What You Should Know about Changes to Environmental Assessment Requirements under CEAA 2012
A new Canadian Environmental Assessment Act (CEAA 2012) has come into force.
The legislative changes have led to revisions to Parks Canada’s processes for reviewing project proposals to identify and address adverse environmental effects.
- For northern protected heritage places where CEAA 2012 does not apply, environmental assessment processes remain unchanged.
- For lands and waters administered by Parks Canada where CEAA 2012 applies, the prescriptive process in the former Act has been eliminated and replaced with a legislated requirement to ensure projects on federal lands do not cause significant adverse environmental effects. An assessment to fulfill Parks Canada’s CEAA 2012 obligation will be called an “Environmental Impact Analysis”, or EIA.
What is the purpose of an environmental impact analysis?
Environmental impact analysis is a process for identifying and evaluating the adverse environmental effects of projects. This process enables Parks Canada to develop measures to avoid and mitigate those effects where possible. Since Parks Canada’s mandate is to protect and present Canadian heritage, projects are assessed for potential impacts to:
- Natural resources – such as species at risk, air, ground and surface water, as well as plants and animals found in the vicinity of a project or otherwise potentially affected by it;
- Cultural resources – including evaluation of impacts to heritage value and character-defining elements of known cultural resources, and consideration of risks to areas with high potential to contain cultural resources, where no inventory has yet been completed, and
- Visitor experience opportunities – specifically how the proposed project is anticipated to adversely affect characteristics of the environment that are important to key visitor experience objectives.
In other words…
Parks Canada protects and presents outstanding examples of Canada’s natural and cultural heritage and ensures that they are protected for the enjoyment of present and future generations. Canadians regard these locations as special places. Therefore, projects within these places must be approached with special care and attention.
Important Considerations for Project Proponents south of 60
How do I determine if my project requires an EIA?
- Once you submit a description of your proposed project Parks Canada staff will review your proposal to determine if or how it will be assessed. Make sure that you present your proposal to Parks Canada early in your planning process, as the results of an EIA may require changes to your plans.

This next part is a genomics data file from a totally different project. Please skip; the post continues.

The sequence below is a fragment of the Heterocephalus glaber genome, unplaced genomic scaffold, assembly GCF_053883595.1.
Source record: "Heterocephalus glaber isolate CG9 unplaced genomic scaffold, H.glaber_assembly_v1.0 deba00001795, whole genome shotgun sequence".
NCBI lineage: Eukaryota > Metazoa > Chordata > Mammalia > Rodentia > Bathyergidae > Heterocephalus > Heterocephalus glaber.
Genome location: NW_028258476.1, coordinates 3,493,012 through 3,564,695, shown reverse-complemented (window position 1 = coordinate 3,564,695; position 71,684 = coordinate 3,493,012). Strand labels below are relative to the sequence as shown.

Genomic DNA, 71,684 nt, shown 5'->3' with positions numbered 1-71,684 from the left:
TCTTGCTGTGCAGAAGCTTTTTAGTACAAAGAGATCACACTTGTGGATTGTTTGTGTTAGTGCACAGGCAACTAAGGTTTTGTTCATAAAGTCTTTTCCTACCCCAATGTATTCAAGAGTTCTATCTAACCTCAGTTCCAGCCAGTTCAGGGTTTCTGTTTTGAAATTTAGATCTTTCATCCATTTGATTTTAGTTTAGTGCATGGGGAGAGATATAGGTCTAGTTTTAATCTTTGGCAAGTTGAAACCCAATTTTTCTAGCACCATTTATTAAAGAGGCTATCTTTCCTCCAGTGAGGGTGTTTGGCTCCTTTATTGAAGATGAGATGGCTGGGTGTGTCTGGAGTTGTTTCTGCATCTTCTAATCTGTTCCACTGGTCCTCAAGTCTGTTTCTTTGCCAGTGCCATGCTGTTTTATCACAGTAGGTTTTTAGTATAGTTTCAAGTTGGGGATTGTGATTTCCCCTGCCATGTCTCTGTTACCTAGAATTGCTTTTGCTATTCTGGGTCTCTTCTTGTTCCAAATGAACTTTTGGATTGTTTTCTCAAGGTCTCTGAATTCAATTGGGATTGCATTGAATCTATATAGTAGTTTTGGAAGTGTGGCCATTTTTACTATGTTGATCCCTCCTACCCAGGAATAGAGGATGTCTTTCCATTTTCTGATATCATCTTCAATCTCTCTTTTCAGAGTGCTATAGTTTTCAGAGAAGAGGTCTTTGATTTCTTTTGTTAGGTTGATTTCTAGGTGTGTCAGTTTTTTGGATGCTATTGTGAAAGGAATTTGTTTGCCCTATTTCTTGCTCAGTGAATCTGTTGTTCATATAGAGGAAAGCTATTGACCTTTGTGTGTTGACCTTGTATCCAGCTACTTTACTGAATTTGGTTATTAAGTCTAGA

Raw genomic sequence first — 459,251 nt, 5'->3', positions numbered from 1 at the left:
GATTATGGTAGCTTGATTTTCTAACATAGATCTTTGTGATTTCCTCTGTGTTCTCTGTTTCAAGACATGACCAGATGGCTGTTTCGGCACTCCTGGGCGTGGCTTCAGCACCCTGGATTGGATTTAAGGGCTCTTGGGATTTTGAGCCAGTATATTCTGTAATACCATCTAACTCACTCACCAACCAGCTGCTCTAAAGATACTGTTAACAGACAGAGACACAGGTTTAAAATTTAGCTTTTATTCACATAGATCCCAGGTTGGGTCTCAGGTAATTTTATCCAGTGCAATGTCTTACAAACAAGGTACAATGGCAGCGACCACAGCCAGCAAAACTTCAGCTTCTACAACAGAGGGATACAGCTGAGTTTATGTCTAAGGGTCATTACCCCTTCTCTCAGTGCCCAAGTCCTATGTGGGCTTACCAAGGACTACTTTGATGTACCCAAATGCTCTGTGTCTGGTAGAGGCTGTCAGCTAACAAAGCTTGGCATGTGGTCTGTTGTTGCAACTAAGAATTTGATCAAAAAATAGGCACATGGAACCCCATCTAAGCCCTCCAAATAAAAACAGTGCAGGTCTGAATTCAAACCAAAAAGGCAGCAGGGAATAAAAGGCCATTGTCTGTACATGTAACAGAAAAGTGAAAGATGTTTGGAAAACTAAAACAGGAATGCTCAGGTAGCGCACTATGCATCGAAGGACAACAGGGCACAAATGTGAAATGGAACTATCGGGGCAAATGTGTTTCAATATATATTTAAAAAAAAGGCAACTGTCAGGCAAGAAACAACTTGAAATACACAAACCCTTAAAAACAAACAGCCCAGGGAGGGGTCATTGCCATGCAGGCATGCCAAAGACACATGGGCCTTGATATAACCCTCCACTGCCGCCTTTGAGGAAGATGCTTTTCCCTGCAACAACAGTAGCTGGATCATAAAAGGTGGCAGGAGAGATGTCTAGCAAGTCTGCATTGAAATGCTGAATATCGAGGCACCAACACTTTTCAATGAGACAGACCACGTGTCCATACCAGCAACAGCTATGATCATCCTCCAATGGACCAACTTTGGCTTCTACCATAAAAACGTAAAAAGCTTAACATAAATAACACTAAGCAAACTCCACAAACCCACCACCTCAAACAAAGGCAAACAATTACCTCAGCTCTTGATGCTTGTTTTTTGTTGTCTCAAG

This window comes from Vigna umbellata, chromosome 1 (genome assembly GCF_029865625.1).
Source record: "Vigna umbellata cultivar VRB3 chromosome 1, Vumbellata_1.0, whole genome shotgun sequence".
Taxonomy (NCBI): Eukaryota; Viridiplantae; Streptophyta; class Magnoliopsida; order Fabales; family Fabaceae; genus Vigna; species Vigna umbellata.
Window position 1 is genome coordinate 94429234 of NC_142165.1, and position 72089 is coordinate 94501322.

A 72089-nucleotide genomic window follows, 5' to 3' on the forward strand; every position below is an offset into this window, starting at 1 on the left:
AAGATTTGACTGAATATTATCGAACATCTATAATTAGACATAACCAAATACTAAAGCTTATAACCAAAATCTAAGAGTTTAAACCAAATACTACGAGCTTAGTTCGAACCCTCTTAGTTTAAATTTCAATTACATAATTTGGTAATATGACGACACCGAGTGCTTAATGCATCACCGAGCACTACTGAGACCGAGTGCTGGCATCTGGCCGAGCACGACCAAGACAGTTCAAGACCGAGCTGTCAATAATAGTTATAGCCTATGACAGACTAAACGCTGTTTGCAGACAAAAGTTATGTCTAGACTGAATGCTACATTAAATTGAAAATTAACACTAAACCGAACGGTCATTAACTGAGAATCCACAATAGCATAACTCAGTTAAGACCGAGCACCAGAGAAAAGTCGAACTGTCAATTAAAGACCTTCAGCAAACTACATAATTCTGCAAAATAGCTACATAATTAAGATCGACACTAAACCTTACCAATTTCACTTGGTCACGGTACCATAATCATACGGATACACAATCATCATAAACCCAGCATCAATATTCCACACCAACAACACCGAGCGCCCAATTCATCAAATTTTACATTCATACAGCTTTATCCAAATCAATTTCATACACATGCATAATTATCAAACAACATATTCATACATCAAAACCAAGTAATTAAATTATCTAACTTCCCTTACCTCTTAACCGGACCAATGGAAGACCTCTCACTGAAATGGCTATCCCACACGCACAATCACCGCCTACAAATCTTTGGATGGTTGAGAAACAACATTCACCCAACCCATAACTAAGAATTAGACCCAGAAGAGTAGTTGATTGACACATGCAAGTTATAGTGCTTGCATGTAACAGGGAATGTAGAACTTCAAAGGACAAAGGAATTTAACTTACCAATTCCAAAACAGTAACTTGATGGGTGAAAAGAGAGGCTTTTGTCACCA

- Project proposals will first be reviewed to ensure they are compliant with Parks Canada policy and plans.
My project requires an EIA– now what?
- Parks Canada staff will provide you with Terms of Reference to outline requirements of the EIA. You may complete the EIA yourself or hire a consultant to do it. Parks Canada will review the draft EIA report and specify any necessary revisions prior to accepting a final version.
- The length of time required for the EIA process will depend on the complexity of the project, whether or not it is controversial, requires consultation, and the timing of the project. All of these considerations will be discussed with you by Parks Canada staff once the need for an EIA has been determined.
- Work associated with the project may not begin until the EIA has been approved by Parks Canada and any required permits (e.g. a building permit) have been issued.
What happens once the EIA is approved?
- You are responsible for ensuring that the mitigations and any other conditions of your approval are implemented.
- If new environmental information comes to light after the EIA is approved, or if the manner in which the project is to be carried out changes (e.g. construction methods change), additional assessment may be required. Notify your Parks Canada contact of delays or changes to your project.
- The need for a follow-up program (longer term monitoring of project impacts and success of mitigation measures) will be determined during the EIA.
- Start early! Early consultation with Parks Canada will help establish realistic timeframes and identify any additional requirements related to consultation or specialist input about potential impacts of the project.
- Build some flexibility into your planning in order to be able to respond to requirements for mitigation and follow-up monitoring identified in the EIA.
Links to information on EA:
Information on EA in northern Parks Canada sites
Information on CEAA 2012